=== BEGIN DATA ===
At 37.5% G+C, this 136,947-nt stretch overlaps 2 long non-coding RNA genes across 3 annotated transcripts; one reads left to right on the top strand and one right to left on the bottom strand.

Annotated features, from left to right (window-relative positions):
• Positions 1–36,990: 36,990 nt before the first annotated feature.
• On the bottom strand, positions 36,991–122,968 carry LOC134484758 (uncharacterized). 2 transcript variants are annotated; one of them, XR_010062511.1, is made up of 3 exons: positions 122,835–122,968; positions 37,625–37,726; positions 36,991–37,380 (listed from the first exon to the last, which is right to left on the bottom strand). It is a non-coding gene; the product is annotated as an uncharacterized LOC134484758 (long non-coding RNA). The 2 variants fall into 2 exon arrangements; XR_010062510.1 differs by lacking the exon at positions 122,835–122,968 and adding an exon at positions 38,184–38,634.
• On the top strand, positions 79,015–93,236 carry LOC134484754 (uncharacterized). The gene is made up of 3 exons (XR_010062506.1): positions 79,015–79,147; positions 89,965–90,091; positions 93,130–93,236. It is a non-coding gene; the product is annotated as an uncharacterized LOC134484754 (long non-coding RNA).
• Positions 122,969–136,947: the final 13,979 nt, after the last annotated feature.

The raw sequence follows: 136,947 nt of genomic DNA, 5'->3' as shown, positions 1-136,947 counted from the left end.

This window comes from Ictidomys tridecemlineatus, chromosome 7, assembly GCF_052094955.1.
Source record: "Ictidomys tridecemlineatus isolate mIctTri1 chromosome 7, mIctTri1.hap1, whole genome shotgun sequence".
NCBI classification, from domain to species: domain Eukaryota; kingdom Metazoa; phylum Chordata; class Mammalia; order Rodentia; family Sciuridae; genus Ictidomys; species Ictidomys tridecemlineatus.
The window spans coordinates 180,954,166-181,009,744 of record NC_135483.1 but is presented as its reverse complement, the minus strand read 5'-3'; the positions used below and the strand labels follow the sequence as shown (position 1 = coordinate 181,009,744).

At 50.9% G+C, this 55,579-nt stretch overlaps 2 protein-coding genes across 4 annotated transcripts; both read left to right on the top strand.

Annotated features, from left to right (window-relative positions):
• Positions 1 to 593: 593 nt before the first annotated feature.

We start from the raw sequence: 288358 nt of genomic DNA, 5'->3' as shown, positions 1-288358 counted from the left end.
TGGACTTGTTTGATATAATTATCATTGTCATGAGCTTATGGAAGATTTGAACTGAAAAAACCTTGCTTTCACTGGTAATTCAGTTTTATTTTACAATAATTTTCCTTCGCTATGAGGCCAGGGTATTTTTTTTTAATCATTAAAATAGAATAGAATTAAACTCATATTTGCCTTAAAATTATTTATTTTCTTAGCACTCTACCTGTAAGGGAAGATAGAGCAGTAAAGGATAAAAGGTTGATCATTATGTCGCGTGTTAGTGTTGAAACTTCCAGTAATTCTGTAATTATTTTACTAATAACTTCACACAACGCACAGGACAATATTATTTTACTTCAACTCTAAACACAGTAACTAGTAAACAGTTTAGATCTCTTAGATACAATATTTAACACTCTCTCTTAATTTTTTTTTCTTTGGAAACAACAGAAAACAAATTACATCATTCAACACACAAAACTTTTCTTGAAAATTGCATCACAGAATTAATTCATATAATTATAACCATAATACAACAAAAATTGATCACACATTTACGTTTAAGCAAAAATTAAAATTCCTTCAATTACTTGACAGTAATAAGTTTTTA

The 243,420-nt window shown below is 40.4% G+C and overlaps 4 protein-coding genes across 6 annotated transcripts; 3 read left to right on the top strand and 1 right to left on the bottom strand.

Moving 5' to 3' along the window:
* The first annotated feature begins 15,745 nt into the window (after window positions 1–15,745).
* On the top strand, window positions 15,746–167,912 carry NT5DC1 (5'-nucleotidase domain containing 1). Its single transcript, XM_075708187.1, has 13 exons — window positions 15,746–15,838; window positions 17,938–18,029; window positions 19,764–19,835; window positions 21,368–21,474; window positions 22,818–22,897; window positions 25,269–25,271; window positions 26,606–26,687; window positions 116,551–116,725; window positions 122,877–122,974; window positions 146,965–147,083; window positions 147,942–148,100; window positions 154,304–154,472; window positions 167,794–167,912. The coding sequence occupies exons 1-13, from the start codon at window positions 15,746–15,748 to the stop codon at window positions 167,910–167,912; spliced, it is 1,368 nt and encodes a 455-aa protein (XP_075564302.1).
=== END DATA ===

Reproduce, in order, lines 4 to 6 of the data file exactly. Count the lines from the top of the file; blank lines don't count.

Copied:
• On the bottom strand, positions 36,991–122,968 carry LOC134484758 (uncharacterized). 2 transcript variants are annotated; one of them, XR_010062511.1, is made up of 3 exons: positions 122,835–122,968; positions 37,625–37,726; positions 36,991–37,380 (listed from the first exon to the last, which is right to left on the bottom strand). It is a non-coding gene; the product is annotated as an uncharacterized LOC134484758 (long non-coding RNA). The 2 variants fall into 2 exon arrangements; XR_010062510.1 differs by lacking the exon at positions 122,835–122,968 and adding an exon at positions 38,184–38,634.
• On the top strand, positions 79,015–93,236 carry LOC134484754 (uncharacterized). The gene is made up of 3 exons (XR_010062506.1): positions 79,015–79,147; positions 89,965–90,091; positions 93,130–93,236. It is a non-coding gene; the product is annotated as an uncharacterized LOC134484754 (long non-coding RNA).
• Positions 122,969–136,947: the final 13,979 nt, after the last annotated feature.